We demolish arguments and every pretension that sets itself up against the knowledge of God, and we take captive every thought to make it obedient to Christ. (2 Corinthians 10:5)
When my son, Jonathan, was eight years old, I took him deer hunting. I had told him that I would not take him deer hunting until he was able to close one eye while keeping the other one open. He needed to do this to see through the scope. He practiced and practiced and practiced. One day, he got it and said, “I’m ready to go, dad.” I took him to a little farm outside of Eden, Texas, the first place I pastored. We found a hunting blind on the ground (not up in a tree) where an eight-year-old could move around a little bit and not be seen. It was early in the morning and it was fairly foggy.
As I looked out, I suddenly saw an eight-point buck, and I said, “Jonathan, there he is.” He said, “Oh,” and he started shaking. I said, “Okay, put the gun outside.” He put the gun outside and I said, “Look at him in the scope.” He said, “I can’t see him. I can’t see him.” I said, “Well, then put your head above the scope. Do you see him walking along the fence line?” He said, “Yes, sir.” I said, “Now look down and look at him in the scope.” Once again, he said, “I can’t see him. I can’t see him.” Finally, the deer just walked off.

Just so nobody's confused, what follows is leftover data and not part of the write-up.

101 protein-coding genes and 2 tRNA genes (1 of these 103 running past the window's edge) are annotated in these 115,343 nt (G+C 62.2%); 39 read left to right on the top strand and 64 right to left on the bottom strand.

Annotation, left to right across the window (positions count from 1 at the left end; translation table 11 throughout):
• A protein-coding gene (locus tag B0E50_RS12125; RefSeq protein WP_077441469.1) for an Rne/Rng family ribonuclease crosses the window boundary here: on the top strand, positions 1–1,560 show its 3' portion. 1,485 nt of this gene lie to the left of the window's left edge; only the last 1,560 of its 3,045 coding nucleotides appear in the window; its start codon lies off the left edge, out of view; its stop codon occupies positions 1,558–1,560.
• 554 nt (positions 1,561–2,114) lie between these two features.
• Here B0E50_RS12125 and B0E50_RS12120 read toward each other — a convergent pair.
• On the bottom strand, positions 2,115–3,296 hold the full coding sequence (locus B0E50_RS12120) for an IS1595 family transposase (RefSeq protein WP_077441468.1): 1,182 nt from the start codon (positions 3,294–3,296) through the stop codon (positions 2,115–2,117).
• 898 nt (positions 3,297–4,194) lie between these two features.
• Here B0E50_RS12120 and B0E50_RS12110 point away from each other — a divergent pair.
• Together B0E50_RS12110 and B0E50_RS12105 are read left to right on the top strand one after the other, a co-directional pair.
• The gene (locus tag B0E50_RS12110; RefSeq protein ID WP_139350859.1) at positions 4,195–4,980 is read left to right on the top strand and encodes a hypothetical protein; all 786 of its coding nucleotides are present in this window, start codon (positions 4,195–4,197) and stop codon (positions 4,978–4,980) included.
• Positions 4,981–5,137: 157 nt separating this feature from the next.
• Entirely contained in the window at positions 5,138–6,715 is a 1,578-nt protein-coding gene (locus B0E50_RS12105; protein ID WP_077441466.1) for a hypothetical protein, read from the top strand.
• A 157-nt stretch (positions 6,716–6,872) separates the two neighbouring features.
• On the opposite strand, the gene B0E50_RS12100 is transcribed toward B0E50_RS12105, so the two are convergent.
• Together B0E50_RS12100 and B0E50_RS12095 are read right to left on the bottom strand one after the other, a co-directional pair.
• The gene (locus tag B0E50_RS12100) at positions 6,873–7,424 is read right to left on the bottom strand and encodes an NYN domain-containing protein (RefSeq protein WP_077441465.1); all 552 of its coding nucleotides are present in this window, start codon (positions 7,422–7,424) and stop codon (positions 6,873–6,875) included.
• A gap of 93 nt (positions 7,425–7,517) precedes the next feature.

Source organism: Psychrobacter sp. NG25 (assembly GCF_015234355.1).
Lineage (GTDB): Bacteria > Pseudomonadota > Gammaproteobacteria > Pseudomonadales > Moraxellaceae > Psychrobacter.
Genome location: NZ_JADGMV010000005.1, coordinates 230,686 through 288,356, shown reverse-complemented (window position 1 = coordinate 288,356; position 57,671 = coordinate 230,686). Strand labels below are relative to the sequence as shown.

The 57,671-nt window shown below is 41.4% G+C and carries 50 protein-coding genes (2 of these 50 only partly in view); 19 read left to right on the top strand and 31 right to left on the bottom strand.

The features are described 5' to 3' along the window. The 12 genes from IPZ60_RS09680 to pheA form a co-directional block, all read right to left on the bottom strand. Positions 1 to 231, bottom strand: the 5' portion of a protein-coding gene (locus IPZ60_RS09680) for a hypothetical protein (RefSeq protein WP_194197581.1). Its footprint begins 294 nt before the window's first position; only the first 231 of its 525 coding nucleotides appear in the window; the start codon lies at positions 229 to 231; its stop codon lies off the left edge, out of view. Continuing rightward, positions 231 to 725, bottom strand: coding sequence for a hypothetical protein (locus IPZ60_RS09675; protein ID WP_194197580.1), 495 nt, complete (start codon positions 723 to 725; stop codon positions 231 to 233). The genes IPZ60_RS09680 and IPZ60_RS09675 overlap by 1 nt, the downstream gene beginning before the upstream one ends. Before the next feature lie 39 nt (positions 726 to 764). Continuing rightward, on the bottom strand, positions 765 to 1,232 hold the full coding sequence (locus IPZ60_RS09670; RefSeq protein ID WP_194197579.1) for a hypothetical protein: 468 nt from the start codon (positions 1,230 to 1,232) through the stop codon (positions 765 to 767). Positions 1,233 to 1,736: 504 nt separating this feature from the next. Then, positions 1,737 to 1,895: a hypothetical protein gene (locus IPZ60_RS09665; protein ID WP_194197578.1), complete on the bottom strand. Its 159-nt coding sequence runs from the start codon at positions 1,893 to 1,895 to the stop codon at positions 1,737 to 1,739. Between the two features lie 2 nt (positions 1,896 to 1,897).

He never could find him in the scope, as hard as he tried. With his nervous shaking, the fog, and the inability to see through the scope, it wasn’t easy. After the deer passed, I said, “Jonathan, I just need to tell you, you had a case of buck fever.” He looked at me at eight years old and said, “I knew I had something.”
I tell you this narrative to explain that sometimes we have a hard time focusing on what we need to see. We are easily drawn to see everything except what we truly need to focus on: Jesus Christ.
Because an endless number of things are vying for our attention, we can easily get distracted. While some of those can be good, many of them are not. When they cause us to take our focus off of Christ, we get into trouble. Therefore, we need to be intentional about keeping our eyes on Jesus at all times, especially when we are tempted to get distracted.
It has been said that we tend to become what we think about most of the time. If we constantly focus on evil things, we become that kind of person. Of course, the opposite is true, and Scripture gives us guidance in this area. Set your minds on things above, not on earthly things. (Colossians 3:2) Also, this Scripture is very clear, whatever is true, whatever is noble, whatever is right, whatever is pure, whatever is lovely, whatever is admirable — if anything is excellent or praiseworthy — think about such things. (Philippians 4:8)
When you place Jesus at the center of your life, and focus intently on Him, you will become more like Christ. As people see your changed life, they will be drawn to Jesus.